2021 Theses Doctoral
Machine Learning Applications in Proteins: Interaction Prediction and Structure Prediction
This thesis focuses on the two research projects which have applied machine learning techniques to the protein-related topics. The first project is to use protein sequences and the interaction graph to address the protein-protein interaction prediction problem. The second project is to leverage the sequences of protein loops within and beyond homologs to predict the protein loop structures. In the protein-protein interaction prediction project, we applied the pretrained language models, which were trained on large sets of protein sequences, as one of the protein feature extraction methods. Another feature extraction method is the graph learning on the protein interaction graph. The graph learning embeddings and the language model embeddings were fed into classification models to predict if two proteins are interacting or not. We trained and tested our methods on the S. cerevisiae dataset and the human dataset. Our results are comparable to or better than other state-of-art methods, with the advantages that our method is faster at the sample preparation step and has a larger application scope for requiring only protein sequences. We also did experiments with datasets from different similarity cutoffs between the train and test set of the human dataset, and our method has shown an effective prediction ability even with a strict similarity cutoff.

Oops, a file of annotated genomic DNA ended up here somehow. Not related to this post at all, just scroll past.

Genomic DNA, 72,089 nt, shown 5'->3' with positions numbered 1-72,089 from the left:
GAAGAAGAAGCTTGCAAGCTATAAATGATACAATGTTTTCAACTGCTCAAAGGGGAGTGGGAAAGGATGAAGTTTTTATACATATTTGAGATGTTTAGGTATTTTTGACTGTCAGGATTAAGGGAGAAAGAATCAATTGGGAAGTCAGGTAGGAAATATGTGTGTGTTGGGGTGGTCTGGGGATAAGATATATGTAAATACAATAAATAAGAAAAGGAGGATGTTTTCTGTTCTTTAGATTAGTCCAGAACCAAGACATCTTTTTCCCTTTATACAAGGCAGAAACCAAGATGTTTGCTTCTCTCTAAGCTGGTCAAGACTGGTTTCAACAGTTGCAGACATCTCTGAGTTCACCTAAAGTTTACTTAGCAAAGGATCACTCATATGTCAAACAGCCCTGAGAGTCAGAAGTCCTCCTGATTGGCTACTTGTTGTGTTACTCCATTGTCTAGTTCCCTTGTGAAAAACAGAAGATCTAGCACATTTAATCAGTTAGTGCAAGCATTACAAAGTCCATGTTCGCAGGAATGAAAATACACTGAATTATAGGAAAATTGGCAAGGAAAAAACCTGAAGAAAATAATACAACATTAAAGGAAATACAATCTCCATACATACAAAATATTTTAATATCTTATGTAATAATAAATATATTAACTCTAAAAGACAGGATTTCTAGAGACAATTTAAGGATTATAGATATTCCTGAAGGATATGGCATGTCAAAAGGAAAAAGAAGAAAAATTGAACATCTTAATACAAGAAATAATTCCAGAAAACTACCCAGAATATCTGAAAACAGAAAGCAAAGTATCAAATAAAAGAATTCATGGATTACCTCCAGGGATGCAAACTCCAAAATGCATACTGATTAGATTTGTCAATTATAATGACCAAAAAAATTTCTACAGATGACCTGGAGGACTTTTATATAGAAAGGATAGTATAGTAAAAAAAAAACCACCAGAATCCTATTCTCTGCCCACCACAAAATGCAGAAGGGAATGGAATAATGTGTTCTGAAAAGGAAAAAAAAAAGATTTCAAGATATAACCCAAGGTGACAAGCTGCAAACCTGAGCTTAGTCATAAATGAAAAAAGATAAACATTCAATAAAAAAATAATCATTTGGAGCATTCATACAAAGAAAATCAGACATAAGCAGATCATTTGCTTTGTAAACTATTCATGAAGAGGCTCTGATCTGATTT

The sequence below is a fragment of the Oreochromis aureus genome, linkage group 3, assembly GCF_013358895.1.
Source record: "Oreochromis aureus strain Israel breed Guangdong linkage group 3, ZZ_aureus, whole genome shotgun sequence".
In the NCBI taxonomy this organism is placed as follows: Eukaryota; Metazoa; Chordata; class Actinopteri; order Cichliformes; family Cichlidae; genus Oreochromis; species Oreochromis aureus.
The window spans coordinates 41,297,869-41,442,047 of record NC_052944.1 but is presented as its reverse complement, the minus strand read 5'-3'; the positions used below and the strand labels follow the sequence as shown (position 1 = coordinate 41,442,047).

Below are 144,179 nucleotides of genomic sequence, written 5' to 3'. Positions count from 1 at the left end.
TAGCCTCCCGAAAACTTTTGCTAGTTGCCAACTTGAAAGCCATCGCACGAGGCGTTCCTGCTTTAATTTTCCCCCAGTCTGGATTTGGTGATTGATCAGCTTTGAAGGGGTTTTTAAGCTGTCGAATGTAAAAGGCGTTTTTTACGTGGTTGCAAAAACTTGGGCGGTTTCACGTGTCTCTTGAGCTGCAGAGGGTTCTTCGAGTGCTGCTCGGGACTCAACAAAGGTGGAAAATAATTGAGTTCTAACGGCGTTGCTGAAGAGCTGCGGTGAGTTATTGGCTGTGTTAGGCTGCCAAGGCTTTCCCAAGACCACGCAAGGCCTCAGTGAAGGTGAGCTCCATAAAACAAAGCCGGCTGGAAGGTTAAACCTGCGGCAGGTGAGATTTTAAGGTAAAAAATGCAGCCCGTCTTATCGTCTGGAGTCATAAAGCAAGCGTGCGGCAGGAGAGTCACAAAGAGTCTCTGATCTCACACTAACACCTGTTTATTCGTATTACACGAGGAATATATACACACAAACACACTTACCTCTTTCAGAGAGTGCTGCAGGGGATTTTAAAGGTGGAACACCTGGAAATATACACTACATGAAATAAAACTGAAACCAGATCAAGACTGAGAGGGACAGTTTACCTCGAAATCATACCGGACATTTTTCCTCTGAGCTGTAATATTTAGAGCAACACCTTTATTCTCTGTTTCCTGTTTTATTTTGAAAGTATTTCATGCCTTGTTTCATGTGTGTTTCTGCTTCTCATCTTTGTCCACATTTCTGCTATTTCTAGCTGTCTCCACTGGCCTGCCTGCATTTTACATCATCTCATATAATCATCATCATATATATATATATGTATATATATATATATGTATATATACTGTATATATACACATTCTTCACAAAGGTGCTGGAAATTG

In the protein loop prediction project, we utilized the attention-based encoder-decoder language models to predict the protein loop inter-residue distances from the protein loop sequences. We fed the model with the loop sequences and received arrays of numbers representing the distances between each C_α pair in the loops. We utilized two different strategies to reconstruct the loops from the predicted distances. One was firstly to calculate the C_α coordinates from the predicted distances, and then apply a fast full-atom reconstruction method starting from C_α coordinates to build the local loop structures. Our local loop structure prediction results of this method are very competitive with low local RMSDs, especially with the lowest standard deviations. The second method was to integrate the predicted inter-residue distances as constraints to the de novo loop prediction method PLOP (Jacobson et al. 2004). We tested the loop reconstruction process on the 8-res and 12-res loop benchmark sets. This method has the best performance compared to other state-of-art methods, and the incorporation of such machine learning step decreased the computing time of the standalone PLOP program.
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More About This Work
- Academic Units
- Thesis Advisors
- Friesner, Richard A.
- Ph.D., Columbia University
- Published Here
- October 13, 2021